By Arthur VanderVeen, Chief Executive Officer of New Meridian
You could hear the collective gasp from American educators when the National Center for Education Statistics (NCES) recently released post-pandemic testing results. While we have all experienced first-hand the disruption wrought by COVID-19, seeing students’ learning loss quantified in the form of declining scores was nothing short of alarming.
As former Florida Governor Jeb Bush told Education Week, “This is not just nerdy education policy stuff. This is really about the future of young people. The world we’re moving towards is one that requires significantly higher skills to be successful, to live lives of purpose and meaning.”
NCES, which releases the National Assessment of Educational Progress, more commonly called NAEP or “the nation’s report card,” released data showing scores reached historic lows. The average math score fell five points for fourth graders and eight points for eighth graders compared to 2019 scores. In reading, average scores fell three points in both grades, returning to levels last seen in 1992.
The results followed a release earlier in October that measured long-term performance among 9-year-olds. That report found that performance in math fell for the first time ever since the 1970s. In reading, scores saw the biggest drop in 30 years. And the declines did not fall equally across America’s student body: Black students saw a 13-point decline in math while white students only declined by 5 points, widening a preexisting achievement gap. According to the Center for Education Policy at Harvard University, the declines erased 40 percent of learning gains achieved over the last two decades.
The Need for Next-Gen Assessment
High-quality state assessments have been an essential lever driving the gains students have been demonstrating since 1990, including the slow but real narrowing of achievement gaps across student groups. When administrators, families, and communities can see clearly whether local schools are serving their students equitably, schools respond, by focusing needed resources and additional support where needed.
Annual statewide testing will not, however, be sufficient to help this generation of students recover from such historic learning loss. Next-generation assessments must reduce overall testing time to allow more time to learn; must do a better job reinforcing good instruction in the classroom, not distracting from it; and must do this while not compromising on our commitments to equity.
Several assessment organizations are working on this challenge. The Center for Assessment is providing technical assistance to states that are researching how to balance assessment for learning with reliable assessment of learning.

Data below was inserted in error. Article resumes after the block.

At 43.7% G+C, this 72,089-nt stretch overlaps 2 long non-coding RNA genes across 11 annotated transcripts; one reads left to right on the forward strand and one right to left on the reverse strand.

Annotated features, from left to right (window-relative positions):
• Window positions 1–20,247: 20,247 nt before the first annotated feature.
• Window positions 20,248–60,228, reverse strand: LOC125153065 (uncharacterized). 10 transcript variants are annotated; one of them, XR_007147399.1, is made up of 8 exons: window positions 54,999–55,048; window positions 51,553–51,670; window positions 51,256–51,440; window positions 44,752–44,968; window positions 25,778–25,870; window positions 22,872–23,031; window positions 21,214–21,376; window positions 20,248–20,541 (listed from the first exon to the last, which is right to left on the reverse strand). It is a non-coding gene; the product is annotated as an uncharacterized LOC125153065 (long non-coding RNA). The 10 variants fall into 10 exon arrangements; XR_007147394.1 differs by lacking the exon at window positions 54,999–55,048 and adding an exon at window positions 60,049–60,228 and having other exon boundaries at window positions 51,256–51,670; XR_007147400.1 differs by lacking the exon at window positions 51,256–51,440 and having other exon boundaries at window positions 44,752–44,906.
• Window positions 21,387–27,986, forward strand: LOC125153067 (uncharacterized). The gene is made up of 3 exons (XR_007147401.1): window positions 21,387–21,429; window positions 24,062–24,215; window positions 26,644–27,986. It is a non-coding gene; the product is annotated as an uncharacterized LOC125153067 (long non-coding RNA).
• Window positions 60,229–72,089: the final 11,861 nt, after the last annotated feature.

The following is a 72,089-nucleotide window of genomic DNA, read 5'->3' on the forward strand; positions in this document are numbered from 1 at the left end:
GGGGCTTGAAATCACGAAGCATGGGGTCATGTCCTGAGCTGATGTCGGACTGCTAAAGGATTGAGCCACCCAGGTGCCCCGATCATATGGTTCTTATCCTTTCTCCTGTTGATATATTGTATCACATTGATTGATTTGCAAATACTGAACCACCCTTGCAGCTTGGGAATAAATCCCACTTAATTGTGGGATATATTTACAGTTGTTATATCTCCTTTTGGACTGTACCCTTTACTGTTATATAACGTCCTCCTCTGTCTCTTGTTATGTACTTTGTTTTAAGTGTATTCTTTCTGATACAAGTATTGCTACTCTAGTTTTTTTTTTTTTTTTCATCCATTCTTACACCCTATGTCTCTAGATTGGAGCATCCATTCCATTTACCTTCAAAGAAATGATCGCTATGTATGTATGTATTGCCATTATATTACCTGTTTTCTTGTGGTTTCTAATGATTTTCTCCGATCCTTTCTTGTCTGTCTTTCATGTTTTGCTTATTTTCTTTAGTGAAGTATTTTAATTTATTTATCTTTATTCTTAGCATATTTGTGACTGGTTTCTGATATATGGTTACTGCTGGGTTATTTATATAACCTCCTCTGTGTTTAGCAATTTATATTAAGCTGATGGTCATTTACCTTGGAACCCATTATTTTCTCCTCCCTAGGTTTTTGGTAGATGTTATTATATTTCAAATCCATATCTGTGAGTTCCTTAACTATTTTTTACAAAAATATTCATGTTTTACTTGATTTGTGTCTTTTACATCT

New Meridian is currently developing the Instructionally Aligned Assessment System, an innovative approach to statewide testing designed to give teachers and students actionable feedback on what has just been taught rather than waiting till the end of the year. The first pilots are taking place in Louisiana and Montana now, using community feedback as a core design principle.
The system of “testlets” directly aligns assessment with both classroom instruction and state standards, providing educators feedback in real-time throughout the year. The testlet scores will be aggregated to provide reliable, comparable summative scores. This is a key equity guardrail we must maintain because without reliable data to compare student outcomes across schools and student groups, we are navigating this critical recovery in the dark.
The result is a single system that provides data at all levels: Students benefit because they are tested only on what they’ve been taught. Educators and families gain meaningful and timely feedback throughout the year, allowing them to adjust classroom instruction to the pace of student learning. Administrators receive the data they need to direct resources and ongoing support. Finally, developing a reliable overall score from multiple classroom assessments throughout the year eliminates the need for the end-of-year assessment, dramatically reducing overall testing time.
The pandemic disrupted so many aspects of our lives but especially our children’s education, and the NAEP results got our attention. We can and must figure out how to accelerate student learning to achieve a swift, broad, and equitable recovery. For our part at New Meridian, we are investing deeply in developing innovative new assessments that support this urgent priority, assessments that connect to the real work being done by teachers and students every day and that deliver more than just a snapshot and a number. We believe this next generation of assessments will help drive the recovery so that this resilient generation of students has every opportunity to achieve its fullest potential.
Chief Executive Officer
Dr. VanderVeen’s 20+ years of in-depth experience in education assessment and technology ranges from Compass Learning and the New York City Department of Education to the College Board.